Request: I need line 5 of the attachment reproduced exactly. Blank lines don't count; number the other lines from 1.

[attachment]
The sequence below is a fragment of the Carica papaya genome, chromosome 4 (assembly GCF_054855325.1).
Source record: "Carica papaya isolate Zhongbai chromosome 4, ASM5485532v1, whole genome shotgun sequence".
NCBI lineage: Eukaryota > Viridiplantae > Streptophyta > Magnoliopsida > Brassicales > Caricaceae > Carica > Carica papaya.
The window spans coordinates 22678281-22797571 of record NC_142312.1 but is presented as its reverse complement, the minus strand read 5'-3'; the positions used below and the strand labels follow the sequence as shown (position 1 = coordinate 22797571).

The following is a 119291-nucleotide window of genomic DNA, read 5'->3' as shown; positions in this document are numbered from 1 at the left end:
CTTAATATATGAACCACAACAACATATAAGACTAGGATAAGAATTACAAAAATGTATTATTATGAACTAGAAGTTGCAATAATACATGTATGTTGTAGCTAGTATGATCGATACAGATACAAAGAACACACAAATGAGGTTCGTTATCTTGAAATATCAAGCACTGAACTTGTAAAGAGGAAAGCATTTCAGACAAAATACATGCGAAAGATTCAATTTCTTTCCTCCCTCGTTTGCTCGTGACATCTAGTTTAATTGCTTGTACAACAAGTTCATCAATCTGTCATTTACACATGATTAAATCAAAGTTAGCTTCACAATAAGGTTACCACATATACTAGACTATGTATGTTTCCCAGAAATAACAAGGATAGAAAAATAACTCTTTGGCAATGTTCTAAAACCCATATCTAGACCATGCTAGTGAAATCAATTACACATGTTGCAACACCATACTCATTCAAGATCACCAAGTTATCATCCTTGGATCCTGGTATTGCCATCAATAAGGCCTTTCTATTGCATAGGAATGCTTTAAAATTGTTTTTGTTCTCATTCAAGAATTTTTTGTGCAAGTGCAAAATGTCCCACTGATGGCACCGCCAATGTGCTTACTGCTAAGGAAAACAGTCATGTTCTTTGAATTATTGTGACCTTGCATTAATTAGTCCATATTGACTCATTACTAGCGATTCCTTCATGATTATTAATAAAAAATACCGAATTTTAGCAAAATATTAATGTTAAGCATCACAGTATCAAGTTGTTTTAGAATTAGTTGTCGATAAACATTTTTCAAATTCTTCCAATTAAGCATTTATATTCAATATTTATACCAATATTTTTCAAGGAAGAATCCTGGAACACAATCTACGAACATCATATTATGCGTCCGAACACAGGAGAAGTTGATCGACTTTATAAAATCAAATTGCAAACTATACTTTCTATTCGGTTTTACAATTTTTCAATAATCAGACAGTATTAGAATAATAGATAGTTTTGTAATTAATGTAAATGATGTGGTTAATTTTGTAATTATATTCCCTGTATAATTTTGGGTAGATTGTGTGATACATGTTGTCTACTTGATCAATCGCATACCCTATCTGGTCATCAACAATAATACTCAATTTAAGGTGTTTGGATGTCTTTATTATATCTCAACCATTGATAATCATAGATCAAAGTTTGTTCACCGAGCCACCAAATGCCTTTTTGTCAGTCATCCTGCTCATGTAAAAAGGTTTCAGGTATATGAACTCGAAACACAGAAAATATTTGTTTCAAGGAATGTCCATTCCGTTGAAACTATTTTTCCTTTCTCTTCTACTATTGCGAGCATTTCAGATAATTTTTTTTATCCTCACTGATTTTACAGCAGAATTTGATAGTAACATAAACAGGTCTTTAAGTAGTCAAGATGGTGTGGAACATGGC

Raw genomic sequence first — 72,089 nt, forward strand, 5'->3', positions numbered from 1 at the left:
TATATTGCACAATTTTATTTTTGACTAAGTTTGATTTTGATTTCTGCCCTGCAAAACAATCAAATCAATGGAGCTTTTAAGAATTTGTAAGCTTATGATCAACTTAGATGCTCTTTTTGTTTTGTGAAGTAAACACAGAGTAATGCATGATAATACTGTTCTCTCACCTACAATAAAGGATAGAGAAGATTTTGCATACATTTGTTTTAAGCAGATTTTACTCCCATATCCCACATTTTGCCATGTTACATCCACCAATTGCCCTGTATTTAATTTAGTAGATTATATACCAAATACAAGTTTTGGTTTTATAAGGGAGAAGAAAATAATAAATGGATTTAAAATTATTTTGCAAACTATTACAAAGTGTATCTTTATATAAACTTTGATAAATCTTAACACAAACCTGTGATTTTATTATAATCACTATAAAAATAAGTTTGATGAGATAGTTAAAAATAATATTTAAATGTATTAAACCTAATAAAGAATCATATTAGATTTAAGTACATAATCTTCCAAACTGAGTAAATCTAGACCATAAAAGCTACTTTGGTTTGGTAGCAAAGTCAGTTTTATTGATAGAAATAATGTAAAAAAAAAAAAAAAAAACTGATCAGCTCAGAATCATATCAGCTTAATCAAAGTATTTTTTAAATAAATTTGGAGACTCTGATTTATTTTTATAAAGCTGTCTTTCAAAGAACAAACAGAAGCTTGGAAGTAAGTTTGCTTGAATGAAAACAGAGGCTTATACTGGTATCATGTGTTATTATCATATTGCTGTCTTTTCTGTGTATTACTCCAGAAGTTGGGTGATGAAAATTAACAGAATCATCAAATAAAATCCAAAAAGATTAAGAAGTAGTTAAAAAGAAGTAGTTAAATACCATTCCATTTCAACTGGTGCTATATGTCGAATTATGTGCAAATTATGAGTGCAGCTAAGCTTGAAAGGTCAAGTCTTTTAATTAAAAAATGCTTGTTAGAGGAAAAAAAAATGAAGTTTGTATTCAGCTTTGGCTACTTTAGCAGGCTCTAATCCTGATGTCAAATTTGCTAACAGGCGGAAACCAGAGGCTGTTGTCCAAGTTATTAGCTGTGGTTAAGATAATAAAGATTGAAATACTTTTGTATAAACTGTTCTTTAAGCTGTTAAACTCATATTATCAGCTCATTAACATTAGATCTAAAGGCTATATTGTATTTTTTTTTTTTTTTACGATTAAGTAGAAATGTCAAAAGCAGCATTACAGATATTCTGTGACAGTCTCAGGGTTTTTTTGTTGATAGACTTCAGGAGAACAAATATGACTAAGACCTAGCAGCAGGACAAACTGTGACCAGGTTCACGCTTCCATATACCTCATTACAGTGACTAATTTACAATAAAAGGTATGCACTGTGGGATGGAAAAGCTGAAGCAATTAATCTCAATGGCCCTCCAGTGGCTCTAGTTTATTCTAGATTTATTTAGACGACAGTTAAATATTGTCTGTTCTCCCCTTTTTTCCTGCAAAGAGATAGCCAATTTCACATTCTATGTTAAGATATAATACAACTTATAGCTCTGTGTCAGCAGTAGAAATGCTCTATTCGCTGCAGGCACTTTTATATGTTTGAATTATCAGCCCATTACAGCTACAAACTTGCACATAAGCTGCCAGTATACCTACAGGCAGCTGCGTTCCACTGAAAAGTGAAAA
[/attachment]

The following is a 119291-nucleotide window of genomic DNA, read 5'->3' as shown; positions in this document are numbered from 1 at the left end: